George Auld stood before the teller at his local Credit Union, the same Credit Union he had banked at all his life. Bereft of all emotion, and not uttering a word, he placed a withdrawal slip on her counter indicating he was making $6000 debit, in cash, from his savings account. He had made similar requests every second day for the past few weeks.
Previously, the tellers did as he had asked, and withdrew large amounts of cash placing the bills into an envelope. With a smile, they slid the envelope across the counter where he grasped it with gnarled fingers, and with nary a hint of appreciation nor a simple nod, turned and walked to a disheveled man standing at the back door of the Credit Union. Together, they left.
Tiffany Ballantyne had served George Auld for several years, and had known the man to be very frugal with his money. It wasn’t anything new to her. George was 93 years old, and having grown up during two world wars and the dirty Thirties, most seniors his age had developed habits of hoarding their money in case another Depression struck. Seeing their account balances ranging in the millions was not a surprise to Tiffany. George Auld was one of these people.
For some reason, Tiffany was taken aback by the hollowness George displayed that day. She described him to her manager, Marilyn Bocking, as a zombie, alive yet dead. The two women wound back the security video to the point where George entered the branch from the back door, and watched the transaction.
“There,” Tiffany said pointing to a rough looking man in his early 50’s, “That’s the guy who’s been bringing him the past few weeks. I asked the other MSR’s and they described the same guy.”
She sat back, and crossed her arms while staring blankly out the office window. “Something is not right Marilyn. I think that guy at the back door is using Mr. Auld to get at his money. We should call the police.”
Marilyn had worked at the Credit Union for two decades, and had seen just about every scam one could imagine. She agreed with her teller however they had no evidence to prove George Auld was being scammed. What she did have was my business card.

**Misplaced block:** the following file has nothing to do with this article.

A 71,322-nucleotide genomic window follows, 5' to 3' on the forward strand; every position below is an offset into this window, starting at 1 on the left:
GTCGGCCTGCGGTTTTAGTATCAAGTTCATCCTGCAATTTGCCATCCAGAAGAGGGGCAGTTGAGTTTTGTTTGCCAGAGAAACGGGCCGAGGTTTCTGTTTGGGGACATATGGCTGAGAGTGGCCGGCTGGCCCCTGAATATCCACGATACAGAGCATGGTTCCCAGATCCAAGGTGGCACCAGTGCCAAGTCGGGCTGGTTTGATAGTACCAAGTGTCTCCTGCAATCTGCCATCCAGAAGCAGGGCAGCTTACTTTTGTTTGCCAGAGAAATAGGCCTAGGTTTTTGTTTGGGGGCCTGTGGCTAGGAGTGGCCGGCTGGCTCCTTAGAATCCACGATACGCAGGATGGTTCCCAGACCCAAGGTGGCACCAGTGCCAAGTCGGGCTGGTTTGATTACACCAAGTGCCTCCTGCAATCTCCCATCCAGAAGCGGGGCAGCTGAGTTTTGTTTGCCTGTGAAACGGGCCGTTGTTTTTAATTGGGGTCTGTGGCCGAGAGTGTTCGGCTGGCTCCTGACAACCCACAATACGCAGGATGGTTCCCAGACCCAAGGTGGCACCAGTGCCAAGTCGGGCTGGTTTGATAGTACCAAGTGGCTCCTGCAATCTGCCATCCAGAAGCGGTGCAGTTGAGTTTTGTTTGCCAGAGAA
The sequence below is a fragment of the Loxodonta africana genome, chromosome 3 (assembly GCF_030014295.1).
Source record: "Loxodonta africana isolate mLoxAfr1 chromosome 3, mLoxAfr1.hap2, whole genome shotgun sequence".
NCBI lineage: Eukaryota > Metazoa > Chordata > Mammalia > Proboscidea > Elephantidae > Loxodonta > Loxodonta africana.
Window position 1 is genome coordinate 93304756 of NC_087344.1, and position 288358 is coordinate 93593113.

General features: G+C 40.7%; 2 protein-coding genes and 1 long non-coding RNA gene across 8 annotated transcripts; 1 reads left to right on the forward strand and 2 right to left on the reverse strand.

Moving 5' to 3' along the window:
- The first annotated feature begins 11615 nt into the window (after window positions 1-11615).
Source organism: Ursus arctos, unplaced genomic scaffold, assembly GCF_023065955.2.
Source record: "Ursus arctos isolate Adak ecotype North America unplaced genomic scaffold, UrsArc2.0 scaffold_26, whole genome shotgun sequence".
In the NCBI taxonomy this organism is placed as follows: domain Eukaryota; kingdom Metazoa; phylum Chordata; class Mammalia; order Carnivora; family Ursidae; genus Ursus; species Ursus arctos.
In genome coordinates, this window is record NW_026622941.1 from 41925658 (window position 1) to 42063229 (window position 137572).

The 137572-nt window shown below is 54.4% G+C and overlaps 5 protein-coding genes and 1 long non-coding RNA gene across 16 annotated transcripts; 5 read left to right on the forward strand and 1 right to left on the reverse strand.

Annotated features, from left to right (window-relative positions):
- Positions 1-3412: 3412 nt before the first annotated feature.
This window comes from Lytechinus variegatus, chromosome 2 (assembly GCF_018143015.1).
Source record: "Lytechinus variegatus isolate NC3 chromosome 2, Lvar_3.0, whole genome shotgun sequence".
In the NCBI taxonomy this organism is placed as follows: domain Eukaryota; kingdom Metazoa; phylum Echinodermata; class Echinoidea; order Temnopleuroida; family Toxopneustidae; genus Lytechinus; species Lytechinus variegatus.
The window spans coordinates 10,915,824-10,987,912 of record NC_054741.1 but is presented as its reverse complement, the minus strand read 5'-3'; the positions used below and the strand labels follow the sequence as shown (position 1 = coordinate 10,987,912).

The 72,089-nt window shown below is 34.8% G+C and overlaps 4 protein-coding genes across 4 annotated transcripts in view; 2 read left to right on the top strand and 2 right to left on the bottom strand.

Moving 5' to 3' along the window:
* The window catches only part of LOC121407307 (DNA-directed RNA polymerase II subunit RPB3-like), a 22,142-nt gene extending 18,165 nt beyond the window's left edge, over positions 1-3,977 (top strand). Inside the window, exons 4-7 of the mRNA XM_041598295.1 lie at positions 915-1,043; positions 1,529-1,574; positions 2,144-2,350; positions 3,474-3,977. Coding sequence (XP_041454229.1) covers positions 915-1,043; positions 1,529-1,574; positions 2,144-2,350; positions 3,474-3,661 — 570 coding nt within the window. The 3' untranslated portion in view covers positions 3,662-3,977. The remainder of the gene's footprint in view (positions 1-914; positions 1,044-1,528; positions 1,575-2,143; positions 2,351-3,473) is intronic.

In the world of business, connections are so important. Knowing the right people at the right time can make concerns disappear very quickly. When I was first transferred into the Commercial Crime Section of the Saskatoon Police Service, I took on the portfolio of investigating scams that targeted older adults. My true calling was preventing a Power of Attorney abuse, however I saw the current generation of retired folks as being extremely vulnerable, especially given the advent of the internet. I made it a habit to introduce myself to all the managers of the financial institutions in the City, however went to great lengths to make personal, trusting connections with our credit union managers as this was where many seniors did their banking
Marilyn gave me a phone call, and asked me to drop into the branch. I viewed the security tape, found George Auld’s name on-line, and paid him a visit.
It was a typical hot summer day as I walked up the front steps of George Auld’s home, a small two story, stuccoed house built in the 1940’s. It had a steep roof with a dormer out the front and was suffering from years of neglect.
The inside wooden door was open leaving just the screen door shut allowing the hot breeze in while keeping the mosquitoes at bay. I knocked on the aluminum door and waited. After what seemed like an eternity, a tiny, stooped and very pale old man appeared on the other side of the screen. I held up my police badge, and identified myself as a police detective sergeant.
The man looked at my badge, reached for the screen door handle, and pushed to open unlatching the catch. He then turned, and disappeared into the living room as silently as he had first come. I walked in.
The elderly man was seated in the far corner of the room in an overstuffed easy chair which made his diminutive size that much smaller. The entire floor was covered knee deep in newspaper, flyers, magazines and strangely enough, church bulletins. A path was open to the left of the “Y” leading to the afore mentioned chair, and to the right allowing access to his kitchen.
“George Auld?” I asked, in an almost reverential tone of voice. Respect for seniors had always been important to an empath such as myself.
For the first time, he raised his head, looked at me, and nodded.
I glanced around the room noting several stacks of mail on his dining room table, and a pass-through window from the kitchen to the dining room. On the ledge of the pass-through were two bowls of soggy cereal, and a couple of small plates containing slices of toast.
“Dementia,” I thought. “He made himself breakfast, forgot he had done so, so made himself another after a while. In his confusion, he ate neither.”